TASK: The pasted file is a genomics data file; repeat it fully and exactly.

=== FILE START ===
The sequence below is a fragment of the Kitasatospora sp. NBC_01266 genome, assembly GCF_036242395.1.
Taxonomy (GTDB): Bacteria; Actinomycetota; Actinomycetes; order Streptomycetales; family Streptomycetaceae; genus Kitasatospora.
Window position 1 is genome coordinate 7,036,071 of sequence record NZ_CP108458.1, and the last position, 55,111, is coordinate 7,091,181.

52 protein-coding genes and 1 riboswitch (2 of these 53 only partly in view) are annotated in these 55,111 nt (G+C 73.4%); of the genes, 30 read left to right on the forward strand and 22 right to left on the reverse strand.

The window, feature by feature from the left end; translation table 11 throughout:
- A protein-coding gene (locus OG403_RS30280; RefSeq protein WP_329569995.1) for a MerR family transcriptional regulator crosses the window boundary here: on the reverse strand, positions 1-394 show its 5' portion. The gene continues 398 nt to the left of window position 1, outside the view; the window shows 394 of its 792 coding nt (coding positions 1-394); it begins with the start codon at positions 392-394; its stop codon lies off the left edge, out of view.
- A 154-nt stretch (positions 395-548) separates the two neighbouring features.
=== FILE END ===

The sequence below is a fragment of the Kitasatospora sp. NBC_01266 genome, assembly GCF_036242395.1.
Taxonomy (GTDB): Bacteria; Actinomycetota; Actinomycetes; order Streptomycetales; family Streptomycetaceae; genus Kitasatospora.
Window position 1 is genome coordinate 7,036,071 of sequence record NZ_CP108458.1, and the last position, 55,111, is coordinate 7,091,181.

52 protein-coding genes and 1 riboswitch (2 of these 53 only partly in view) are annotated in these 55,111 nt (G+C 73.4%); of the genes, 30 read left to right on the forward strand and 22 right to left on the reverse strand.

The window, feature by feature from the left end; translation table 11 throughout:
- A protein-coding gene (locus OG403_RS30280; RefSeq protein WP_329569995.1) for a MerR family transcriptional regulator crosses the window boundary here: on the reverse strand, positions 1-394 show its 5' portion. The gene continues 398 nt to the left of window position 1, outside the view; the window shows 394 of its 792 coding nt (coding positions 1-394); it begins with the start codon at positions 392-394; its stop codon lies off the left edge, out of view.
- A 154-nt stretch (positions 395-548) separates the two neighbouring features.